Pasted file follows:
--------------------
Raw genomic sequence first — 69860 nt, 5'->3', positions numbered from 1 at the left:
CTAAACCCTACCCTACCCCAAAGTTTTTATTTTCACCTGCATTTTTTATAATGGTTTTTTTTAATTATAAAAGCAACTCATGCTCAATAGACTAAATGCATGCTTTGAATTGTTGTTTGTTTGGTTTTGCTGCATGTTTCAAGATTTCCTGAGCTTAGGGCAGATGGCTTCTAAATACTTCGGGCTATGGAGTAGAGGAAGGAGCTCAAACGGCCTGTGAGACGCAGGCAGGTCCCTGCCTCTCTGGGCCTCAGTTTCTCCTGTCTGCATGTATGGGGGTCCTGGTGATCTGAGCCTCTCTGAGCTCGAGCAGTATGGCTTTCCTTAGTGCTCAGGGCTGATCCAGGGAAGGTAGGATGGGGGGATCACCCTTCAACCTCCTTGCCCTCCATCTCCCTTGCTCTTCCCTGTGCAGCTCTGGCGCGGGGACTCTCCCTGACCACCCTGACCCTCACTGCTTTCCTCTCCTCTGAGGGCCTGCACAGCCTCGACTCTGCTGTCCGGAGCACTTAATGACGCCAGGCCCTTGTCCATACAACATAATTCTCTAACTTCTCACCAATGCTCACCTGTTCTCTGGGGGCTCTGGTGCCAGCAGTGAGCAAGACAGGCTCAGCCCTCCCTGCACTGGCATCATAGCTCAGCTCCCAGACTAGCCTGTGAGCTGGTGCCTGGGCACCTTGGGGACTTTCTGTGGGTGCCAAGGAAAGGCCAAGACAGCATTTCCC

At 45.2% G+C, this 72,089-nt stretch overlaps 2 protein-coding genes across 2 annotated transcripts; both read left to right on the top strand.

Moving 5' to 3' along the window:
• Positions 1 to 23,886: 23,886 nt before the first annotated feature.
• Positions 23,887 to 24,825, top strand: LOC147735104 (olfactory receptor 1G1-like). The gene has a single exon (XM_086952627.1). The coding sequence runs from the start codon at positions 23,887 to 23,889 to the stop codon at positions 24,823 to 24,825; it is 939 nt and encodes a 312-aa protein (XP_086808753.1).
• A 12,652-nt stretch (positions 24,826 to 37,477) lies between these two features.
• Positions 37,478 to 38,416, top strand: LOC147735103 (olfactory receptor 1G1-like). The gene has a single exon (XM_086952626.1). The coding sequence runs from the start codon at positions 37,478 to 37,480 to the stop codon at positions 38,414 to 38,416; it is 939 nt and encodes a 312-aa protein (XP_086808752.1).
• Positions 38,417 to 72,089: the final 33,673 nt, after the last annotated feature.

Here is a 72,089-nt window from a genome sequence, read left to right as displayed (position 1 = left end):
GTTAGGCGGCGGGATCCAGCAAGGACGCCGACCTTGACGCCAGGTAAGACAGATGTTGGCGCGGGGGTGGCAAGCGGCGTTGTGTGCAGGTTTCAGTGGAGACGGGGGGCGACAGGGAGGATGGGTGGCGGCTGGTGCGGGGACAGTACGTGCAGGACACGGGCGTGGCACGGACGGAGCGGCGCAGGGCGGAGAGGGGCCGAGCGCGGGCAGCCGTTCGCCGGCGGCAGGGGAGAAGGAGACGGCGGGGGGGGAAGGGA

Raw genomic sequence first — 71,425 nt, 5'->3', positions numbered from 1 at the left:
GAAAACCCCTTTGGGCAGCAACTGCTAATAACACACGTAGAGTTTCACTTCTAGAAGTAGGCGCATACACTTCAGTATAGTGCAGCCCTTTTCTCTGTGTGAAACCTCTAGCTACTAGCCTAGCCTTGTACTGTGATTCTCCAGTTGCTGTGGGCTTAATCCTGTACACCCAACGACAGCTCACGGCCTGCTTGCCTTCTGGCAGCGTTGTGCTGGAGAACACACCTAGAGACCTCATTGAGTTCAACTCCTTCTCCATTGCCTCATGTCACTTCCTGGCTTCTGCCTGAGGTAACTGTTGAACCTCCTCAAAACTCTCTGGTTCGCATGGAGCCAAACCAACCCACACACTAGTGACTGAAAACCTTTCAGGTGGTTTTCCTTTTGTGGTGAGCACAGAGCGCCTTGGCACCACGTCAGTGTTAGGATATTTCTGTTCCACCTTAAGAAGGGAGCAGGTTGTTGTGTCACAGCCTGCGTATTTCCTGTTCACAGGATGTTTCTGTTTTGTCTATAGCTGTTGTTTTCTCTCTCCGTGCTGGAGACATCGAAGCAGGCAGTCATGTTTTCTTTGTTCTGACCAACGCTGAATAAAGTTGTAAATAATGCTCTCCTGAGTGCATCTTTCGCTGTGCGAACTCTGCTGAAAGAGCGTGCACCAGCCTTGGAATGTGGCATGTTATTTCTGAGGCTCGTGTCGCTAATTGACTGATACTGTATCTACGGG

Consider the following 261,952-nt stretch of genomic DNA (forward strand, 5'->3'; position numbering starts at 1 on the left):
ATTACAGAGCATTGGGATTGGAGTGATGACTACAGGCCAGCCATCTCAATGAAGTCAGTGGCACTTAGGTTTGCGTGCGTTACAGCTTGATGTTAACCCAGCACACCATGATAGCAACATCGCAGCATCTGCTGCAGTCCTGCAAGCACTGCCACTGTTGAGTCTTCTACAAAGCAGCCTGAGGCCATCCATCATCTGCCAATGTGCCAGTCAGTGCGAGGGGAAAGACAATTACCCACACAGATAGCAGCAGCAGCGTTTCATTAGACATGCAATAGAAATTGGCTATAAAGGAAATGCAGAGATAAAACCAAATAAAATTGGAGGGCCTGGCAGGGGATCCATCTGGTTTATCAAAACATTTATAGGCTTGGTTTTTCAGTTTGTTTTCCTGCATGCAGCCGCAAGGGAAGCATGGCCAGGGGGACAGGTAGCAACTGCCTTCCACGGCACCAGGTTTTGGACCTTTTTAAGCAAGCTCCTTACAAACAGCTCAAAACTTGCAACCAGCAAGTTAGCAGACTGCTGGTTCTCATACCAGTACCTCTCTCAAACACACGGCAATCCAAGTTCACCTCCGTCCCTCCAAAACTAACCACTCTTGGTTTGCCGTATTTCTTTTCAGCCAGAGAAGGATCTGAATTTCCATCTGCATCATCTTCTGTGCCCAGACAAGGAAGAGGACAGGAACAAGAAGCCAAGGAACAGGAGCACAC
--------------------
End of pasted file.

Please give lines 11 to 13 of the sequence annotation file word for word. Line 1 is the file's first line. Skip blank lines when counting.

GTTAGGCGGCGGGATCCAGCAAGGACGCCGACCTTGACGCCAGGTAAGACAGATGTTGGCGCGGGGGTGGCAAGCGGCGTTGTGTGCAGGTTTCAGTGGAGACGGGGGGCGACAGGGAGGATGGGTGGCGGCTGGTGCGGGGACAGTACGTGCAGGACACGGGCGTGGCACGGACGGAGCGGCGCAGGGCGGAGAGGGGCCGAGCGCGGGCAGCCGTTCGCCGGCGGCAGGGGAGAAGGAGACGGCGGGGGGGGAAGGGA

Raw genomic sequence first — 71,425 nt, 5'->3', positions numbered from 1 at the left:
GAAAACCCCTTTGGGCAGCAACTGCTAATAACACACGTAGAGTTTCACTTCTAGAAGTAGGCGCATACACTTCAGTATAGTGCAGCCCTTTTCTCTGTGTGAAACCTCTAGCTACTAGCCTAGCCTTGTACTGTGATTCTCCAGTTGCTGTGGGCTTAATCCTGTACACCCAACGACAGCTCACGGCCTGCTTGCCTTCTGGCAGCGTTGTGCTGGAGAACACACCTAGAGACCTCATTGAGTTCAACTCCTTCTCCATTGCCTCATGTCACTTCCTGGCTTCTGCCTGAGGTAACTGTTGAACCTCCTCAAAACTCTCTGGTTCGCATGGAGCCAAACCAACCCACACACTAGTGACTGAAAACCTTTCAGGTGGTTTTCCTTTTGTGGTGAGCACAGAGCGCCTTGGCACCACGTCAGTGTTAGGATATTTCTGTTCCACCTTAAGAAGGGAGCAGGTTGTTGTGTCACAGCCTGCGTATTTCCTGTTCACAGGATGTTTCTGTTTTGTCTATAGCTGTTGTTTTCTCTCTCCGTGCTGGAGACATCGAAGCAGGCAGTCATGTTTTCTTTGTTCTGACCAACGCTGAATAAAGTTGTAAATAATGCTCTCCTGAGTGCATCTTTCGCTGTGCGAACTCTGCTGAAAGAGCGTGCACCAGCCTTGGAATGTGGCATGTTATTTCTGAGGCTCGTGTCGCTAATTGACTGATACTGTATCTACGGG